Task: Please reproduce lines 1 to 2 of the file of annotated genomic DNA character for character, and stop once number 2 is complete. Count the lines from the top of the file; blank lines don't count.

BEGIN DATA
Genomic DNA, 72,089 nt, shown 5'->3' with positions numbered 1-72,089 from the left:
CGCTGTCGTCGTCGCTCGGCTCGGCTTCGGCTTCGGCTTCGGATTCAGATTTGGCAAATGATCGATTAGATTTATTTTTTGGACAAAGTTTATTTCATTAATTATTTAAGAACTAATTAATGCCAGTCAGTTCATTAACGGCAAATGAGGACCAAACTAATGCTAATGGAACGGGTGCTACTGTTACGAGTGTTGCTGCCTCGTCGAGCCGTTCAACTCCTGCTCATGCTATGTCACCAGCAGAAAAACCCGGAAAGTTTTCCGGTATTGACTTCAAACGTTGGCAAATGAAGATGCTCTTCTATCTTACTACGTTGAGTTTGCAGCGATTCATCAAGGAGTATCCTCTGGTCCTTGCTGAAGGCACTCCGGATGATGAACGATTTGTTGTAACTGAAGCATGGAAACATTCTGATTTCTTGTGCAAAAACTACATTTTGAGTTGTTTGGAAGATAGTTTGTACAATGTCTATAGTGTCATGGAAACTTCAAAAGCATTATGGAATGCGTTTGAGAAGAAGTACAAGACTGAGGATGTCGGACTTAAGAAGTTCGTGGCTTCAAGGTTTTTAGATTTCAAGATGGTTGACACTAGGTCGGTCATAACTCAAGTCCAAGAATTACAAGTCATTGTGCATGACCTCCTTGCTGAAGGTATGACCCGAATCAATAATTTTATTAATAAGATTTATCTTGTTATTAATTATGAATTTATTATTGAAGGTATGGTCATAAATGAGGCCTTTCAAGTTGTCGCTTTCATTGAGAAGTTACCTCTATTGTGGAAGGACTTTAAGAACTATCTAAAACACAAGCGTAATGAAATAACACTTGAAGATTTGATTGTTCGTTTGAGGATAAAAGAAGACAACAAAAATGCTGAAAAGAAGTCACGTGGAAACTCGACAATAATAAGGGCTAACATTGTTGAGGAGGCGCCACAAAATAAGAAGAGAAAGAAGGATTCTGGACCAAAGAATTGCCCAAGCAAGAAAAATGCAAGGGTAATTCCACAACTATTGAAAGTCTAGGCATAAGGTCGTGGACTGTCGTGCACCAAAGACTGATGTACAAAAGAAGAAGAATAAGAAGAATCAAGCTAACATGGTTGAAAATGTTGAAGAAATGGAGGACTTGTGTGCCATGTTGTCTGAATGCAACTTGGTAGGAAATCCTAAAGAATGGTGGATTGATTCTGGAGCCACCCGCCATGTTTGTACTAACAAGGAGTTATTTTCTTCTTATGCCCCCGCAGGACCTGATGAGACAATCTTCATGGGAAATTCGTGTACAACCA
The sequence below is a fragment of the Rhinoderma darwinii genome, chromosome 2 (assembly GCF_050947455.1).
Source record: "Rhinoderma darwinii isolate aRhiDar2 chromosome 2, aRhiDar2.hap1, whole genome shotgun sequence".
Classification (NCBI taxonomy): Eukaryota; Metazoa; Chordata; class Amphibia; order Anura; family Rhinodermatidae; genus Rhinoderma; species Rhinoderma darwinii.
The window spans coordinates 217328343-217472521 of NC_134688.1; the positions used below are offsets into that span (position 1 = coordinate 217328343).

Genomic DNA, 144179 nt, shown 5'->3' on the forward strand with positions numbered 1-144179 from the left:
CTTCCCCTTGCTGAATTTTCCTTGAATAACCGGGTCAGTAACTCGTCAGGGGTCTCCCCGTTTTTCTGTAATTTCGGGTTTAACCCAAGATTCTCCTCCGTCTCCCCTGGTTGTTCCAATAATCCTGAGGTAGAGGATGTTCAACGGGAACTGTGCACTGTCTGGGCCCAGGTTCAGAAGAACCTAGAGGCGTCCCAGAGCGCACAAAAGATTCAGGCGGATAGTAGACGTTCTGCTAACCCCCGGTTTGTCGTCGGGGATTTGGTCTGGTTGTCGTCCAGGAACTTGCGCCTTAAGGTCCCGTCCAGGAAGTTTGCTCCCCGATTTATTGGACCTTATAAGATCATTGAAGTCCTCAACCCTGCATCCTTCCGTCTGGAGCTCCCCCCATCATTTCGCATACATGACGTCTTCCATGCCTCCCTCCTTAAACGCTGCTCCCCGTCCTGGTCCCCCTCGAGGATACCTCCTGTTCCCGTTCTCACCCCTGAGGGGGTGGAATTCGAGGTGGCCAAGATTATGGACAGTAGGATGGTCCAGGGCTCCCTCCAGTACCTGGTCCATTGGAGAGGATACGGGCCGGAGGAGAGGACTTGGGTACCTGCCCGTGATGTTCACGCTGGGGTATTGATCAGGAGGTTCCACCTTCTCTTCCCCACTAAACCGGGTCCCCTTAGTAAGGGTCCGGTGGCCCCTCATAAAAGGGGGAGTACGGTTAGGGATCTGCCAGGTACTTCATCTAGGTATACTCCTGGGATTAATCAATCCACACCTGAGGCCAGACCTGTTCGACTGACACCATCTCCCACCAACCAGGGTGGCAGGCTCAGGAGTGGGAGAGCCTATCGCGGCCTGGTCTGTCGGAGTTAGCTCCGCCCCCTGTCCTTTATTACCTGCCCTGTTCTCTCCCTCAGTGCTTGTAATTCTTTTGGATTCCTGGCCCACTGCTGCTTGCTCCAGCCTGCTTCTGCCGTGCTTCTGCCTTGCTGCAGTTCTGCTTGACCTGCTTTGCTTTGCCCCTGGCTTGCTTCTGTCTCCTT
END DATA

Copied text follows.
Genomic DNA, 72,089 nt, shown 5'->3' with positions numbered 1-72,089 from the left:
CGCTGTCGTCGTCGCTCGGCTCGGCTTCGGCTTCGGCTTCGGATTCAGATTTGGCAAATGATCGATTAGATTTATTTTTTGGACAAAGTTTATTTCATTAATTATTTAAGAACTAATTAATGCCAGTCAGTTCATTAACGGCAAATGAGGACCAAACTAATGCTAATGGAACGGGTGCTACTGTTACGAGTGTTGCTGCCTCGTCGAGCCGTTCAACTCCTGCTCATGCTATGTCACCAGCAGAAAAACCCGGAAAGTTTTCCGGTATTGACTTCAAACGTTGGCAAATGAAGATGCTCTTCTATCTTACTACGTTGAGTTTGCAGCGATTCATCAAGGAGTATCCTCTGGTCCTTGCTGAAGGCACTCCGGATGATGAACGATTTGTTGTAACTGAAGCATGGAAACATTCTGATTTCTTGTGCAAAAACTACATTTTGAGTTGTTTGGAAGATAGTTTGTACAATGTCTATAGTGTCATGGAAACTTCAAAAGCATTATGGAATGCGTTTGAGAAGAAGTACAAGACTGAGGATGTCGGACTTAAGAAGTTCGTGGCTTCAAGGTTTTTAGATTTCAAGATGGTTGACACTAGGTCGGTCATAACTCAAGTCCAAGAATTACAAGTCATTGTGCATGACCTCCTTGCTGAAGGTATGACCCGAATCAATAATTTTATTAATAAGATTTATCTTGTTATTAATTATGAATTTATTATTGAAGGTATGGTCATAAATGAGGCCTTTCAAGTTGTCGCTTTCATTGAGAAGTTACCTCTATTGTGGAAGGACTTTAAGAACTATCTAAAACACAAGCGTAATGAAATAACACTTGAAGATTTGATTGTTCGTTTGAGGATAAAAGAAGACAACAAAAATGCTGAAAAGAAGTCACGTGGAAACTCGACAATAATAAGGGCTAACATTGTTGAGGAGGCGCCACAAAATAAGAAGAGAAAGAAGGATTCTGGACCAAAGAATTGCCCAAGCAAGAAAAATGCAAGGGTAATTCCACAACTATTGAAAGTCTAGGCATAAGGTCGTGGACTGTCGTGCACCAAAGACTGATGTACAAAAGAAGAAGAATAAGAAGAATCAAGCTAACATGGTTGAAAATGTTGAAGAAATGGAGGACTTGTGTGCCATGTTGTCTGAATGCAACTTGGTAGGAAATCCTAAAGAATGGTGGATTGATTCTGGAGCCACCCGCCATGTTTGTACTAACAAGGAGTTATTTTCTTCTTATGCCCCCGCAGGACCTGATGAGACAATCTTCATGGGAAATTCGTGTACAACCA